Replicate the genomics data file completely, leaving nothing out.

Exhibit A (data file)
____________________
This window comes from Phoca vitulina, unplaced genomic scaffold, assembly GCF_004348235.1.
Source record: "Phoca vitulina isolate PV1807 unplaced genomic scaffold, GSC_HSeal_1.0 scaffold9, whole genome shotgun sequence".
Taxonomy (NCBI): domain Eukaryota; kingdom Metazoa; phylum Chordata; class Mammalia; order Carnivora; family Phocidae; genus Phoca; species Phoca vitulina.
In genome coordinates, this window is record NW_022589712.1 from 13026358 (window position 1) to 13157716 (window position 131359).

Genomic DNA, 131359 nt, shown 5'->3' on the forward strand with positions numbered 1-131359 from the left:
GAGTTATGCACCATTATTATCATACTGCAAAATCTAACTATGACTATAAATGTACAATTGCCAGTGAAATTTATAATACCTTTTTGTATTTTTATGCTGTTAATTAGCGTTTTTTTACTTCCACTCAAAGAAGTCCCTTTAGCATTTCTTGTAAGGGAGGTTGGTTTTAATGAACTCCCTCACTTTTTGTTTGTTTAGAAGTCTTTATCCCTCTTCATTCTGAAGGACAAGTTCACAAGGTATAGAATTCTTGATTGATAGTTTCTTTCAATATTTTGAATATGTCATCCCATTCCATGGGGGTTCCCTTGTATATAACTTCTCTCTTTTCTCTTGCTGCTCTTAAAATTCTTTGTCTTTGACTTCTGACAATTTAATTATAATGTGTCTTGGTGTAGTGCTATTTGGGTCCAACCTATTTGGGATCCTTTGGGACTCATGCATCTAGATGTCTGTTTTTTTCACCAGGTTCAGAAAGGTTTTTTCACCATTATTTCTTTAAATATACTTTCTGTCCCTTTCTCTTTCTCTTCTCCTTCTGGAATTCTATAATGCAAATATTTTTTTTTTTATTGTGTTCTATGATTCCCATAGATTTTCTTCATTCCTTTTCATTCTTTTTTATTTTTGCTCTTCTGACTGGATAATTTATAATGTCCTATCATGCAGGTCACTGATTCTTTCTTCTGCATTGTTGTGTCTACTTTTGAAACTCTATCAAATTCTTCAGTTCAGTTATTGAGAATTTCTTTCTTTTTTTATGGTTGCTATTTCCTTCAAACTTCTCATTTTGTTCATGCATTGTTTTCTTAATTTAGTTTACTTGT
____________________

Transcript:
This window comes from Phoca vitulina, unplaced genomic scaffold, assembly GCF_004348235.1.
Source record: "Phoca vitulina isolate PV1807 unplaced genomic scaffold, GSC_HSeal_1.0 scaffold9, whole genome shotgun sequence".
Taxonomy (NCBI): domain Eukaryota; kingdom Metazoa; phylum Chordata; class Mammalia; order Carnivora; family Phocidae; genus Phoca; species Phoca vitulina.
In genome coordinates, this window is record NW_022589712.1 from 13026358 (window position 1) to 13157716 (window position 131359).

Genomic DNA, 131359 nt, shown 5'->3' on the forward strand with positions numbered 1-131359 from the left:
GAGTTATGCACCATTATTATCATACTGCAAAATCTAACTATGACTATAAATGTACAATTGCCAGTGAAATTTATAATACCTTTTTGTATTTTTATGCTGTTAATTAGCGTTTTTTTACTTCCACTCAAAGAAGTCCCTTTAGCATTTCTTGTAAGGGAGGTTGGTTTTAATGAACTCCCTCACTTTTTGTTTGTTTAGAAGTCTTTATCCCTCTTCATTCTGAAGGACAAGTTCACAAGGTATAGAATTCTTGATTGATAGTTTCTTTCAATATTTTGAATATGTCATCCCATTCCATGGGGGTTCCCTTGTATATAACTTCTCTCTTTTCTCTTGCTGCTCTTAAAATTCTTTGTCTTTGACTTCTGACAATTTAATTATAATGTGTCTTGGTGTAGTGCTATTTGGGTCCAACCTATTTGGGATCCTTTGGGACTCATGCATCTAGATGTCTGTTTTTTTCACCAGGTTCAGAAAGGTTTTTTCACCATTATTTCTTTAAATATACTTTCTGTCCCTTTCTCTTTCTCTTCTCCTTCTGGAATTCTATAATGCAAATATTTTTTTTTTTATTGTGTTCTATGATTCCCATAGATTTTCTTCATTCCTTTTCATTCTTTTTTATTTTTGCTCTTCTGACTGGATAATTTATAATGTCCTATCATGCAGGTCACTGATTCTTTCTTCTGCATTGTTGTGTCTACTTTTGAAACTCTATCAAATTCTTCAGTTCAGTTATTGAGAATTTCTTTCTTTTTTTATGGTTGCTATTTCCTTCAAACTTCTCATTTTGTTCATGCATTGTTTTCTTAATTTAGTTTACTTGT